Metropolitan Tikhon’s 2020 Paschal Message

Source: OCA

To the Venerable Clergy, Monastics, and Faithful of the Orthodox Church in America,

Christ is Risen! Indeed, He is Risen!

Today we celebrate the feast of feasts, the radiant joyful feast of the Lord’s Resurrection. He became a man like us, and was crucified, suffered, and was buried for us. And today, after three days in the tomb, He rises from the dead, offering us all the promise of Resurrection unto eternal life.

Our life in the Resurrection begins even now. Although we still live in the flesh, we should not live according to the flesh, only thinking of our own bodily needs and desires. Jesus Christ’s Resurrection calls us, regardless of our situation in life, to live spiritually mature lives even now. The essence of such a spiritual life is to lay down one’s life for others, in imitation of Christ who died for the benefit of all. This is the calling of the new life that Christ’s Resurrection gives us: “so that as Christ was raised from the dead by the glory of the Father, we too might walk in newness of life (Romans 6:4).”

This year, our Paschal celebration comes in the midst of the Covid-19 pandemic, and not one of us is experiencing the full celebration of the services. A few are present at the limited services, while the majority are praying along at home. Yet all of us, wherever we find ourselves, can live according to the Resurrection by putting others’ needs before our own. In the Old Covenant, in the same breath in which God urged His people to “keep His Sabbaths,” He also urged them to remember the poor and the sojourner, and leave portions of their grain and grapes to them (Leviticus 19:3-10). May we too, in keeping the Lord’s Pascha, the First of Sabbaths, remember the poor and needy, the sick and suffering before ourselves, particularly at this time of the economic turmoil caused by the Coronavirus. As many of us are unable to commune of the heavenly Bread of Christ’s Body at this time as is customary, let us at least focus on ensuring that our brothers and sisters around us have enough common bread: food and other basic needs. In so doing, we will follow Christ’s example, who made sure that the thousands had enough food to eat, and who worked to heal the diseased and the sick.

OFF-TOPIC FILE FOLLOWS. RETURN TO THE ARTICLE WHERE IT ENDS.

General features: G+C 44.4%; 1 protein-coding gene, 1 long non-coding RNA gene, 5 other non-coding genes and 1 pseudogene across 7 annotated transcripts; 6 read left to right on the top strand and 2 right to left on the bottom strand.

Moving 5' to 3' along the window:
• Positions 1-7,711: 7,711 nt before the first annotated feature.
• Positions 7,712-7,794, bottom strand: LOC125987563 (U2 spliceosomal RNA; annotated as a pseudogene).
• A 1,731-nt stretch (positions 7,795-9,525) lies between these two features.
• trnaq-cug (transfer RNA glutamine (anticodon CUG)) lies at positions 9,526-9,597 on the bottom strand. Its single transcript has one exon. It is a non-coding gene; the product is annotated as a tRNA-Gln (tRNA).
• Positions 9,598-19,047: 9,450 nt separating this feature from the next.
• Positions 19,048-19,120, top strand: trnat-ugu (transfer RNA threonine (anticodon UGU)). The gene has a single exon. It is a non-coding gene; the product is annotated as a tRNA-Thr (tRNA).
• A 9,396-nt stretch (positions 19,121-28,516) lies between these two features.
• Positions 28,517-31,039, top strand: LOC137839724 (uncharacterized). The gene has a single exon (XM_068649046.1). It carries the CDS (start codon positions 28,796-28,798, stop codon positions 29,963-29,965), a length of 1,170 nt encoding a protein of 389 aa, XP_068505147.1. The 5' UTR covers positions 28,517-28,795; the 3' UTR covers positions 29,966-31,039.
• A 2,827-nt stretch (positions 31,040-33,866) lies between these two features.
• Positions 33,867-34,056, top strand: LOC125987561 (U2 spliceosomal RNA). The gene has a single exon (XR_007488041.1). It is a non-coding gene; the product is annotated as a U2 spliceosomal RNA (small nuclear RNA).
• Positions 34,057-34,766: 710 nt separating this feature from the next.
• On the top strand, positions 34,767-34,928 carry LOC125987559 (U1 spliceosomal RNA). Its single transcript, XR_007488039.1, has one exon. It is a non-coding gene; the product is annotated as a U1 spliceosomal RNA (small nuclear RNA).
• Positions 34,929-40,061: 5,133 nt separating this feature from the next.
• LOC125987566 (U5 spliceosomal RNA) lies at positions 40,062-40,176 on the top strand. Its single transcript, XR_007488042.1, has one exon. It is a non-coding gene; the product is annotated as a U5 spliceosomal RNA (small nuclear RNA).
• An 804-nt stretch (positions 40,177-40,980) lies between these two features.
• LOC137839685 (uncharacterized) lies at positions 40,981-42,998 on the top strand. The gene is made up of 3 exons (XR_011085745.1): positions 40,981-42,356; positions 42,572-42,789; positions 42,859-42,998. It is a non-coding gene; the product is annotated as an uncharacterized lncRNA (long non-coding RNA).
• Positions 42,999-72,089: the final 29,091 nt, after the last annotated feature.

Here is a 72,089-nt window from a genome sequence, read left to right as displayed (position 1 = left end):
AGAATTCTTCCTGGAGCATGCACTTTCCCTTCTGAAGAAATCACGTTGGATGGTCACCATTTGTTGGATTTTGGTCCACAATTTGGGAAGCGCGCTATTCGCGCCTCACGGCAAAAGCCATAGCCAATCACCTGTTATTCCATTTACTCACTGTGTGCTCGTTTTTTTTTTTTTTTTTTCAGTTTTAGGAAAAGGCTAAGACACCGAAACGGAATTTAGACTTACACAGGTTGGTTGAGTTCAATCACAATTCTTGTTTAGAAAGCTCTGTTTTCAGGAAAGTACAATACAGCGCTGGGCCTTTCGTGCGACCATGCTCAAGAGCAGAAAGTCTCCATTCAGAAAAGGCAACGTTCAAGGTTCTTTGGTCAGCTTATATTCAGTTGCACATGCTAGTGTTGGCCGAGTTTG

My beloved children in Christ, the manner in which we celebrate Pascha this year, whether in our homes or in limited services, should suggest to no one that our Lord’s Pascha has been canceled or in any way diminished. Giving thanks to Christ for the mystery of his salvation, let us all boldly cry out in full knowledge and assurance, “Christ is Risen!” Let us respond, indeed, by courageously walking in the “newness of life” that Christ gives us today.

Christ is Risen! Indeed, He is Risen!

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